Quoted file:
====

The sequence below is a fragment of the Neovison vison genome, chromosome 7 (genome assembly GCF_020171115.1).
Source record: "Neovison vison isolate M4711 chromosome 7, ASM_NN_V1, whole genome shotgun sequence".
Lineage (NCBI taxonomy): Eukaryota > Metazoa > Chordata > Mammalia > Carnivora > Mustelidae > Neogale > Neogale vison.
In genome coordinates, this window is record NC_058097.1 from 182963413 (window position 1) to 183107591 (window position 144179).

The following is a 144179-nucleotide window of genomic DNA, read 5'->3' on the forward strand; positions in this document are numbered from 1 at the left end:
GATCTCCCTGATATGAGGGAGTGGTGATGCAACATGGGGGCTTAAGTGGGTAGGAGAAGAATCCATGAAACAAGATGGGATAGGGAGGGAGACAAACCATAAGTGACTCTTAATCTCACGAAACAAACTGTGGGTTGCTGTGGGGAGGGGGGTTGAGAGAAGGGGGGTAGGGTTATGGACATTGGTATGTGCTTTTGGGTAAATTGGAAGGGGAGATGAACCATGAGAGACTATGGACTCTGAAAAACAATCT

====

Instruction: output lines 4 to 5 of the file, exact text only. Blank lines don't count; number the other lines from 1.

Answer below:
In genome coordinates, this window is record NC_058097.1 from 182963413 (window position 1) to 183107591 (window position 144179).

The following is a 144179-nucleotide window of genomic DNA, read 5'->3' on the forward strand; positions in this document are numbered from 1 at the left end: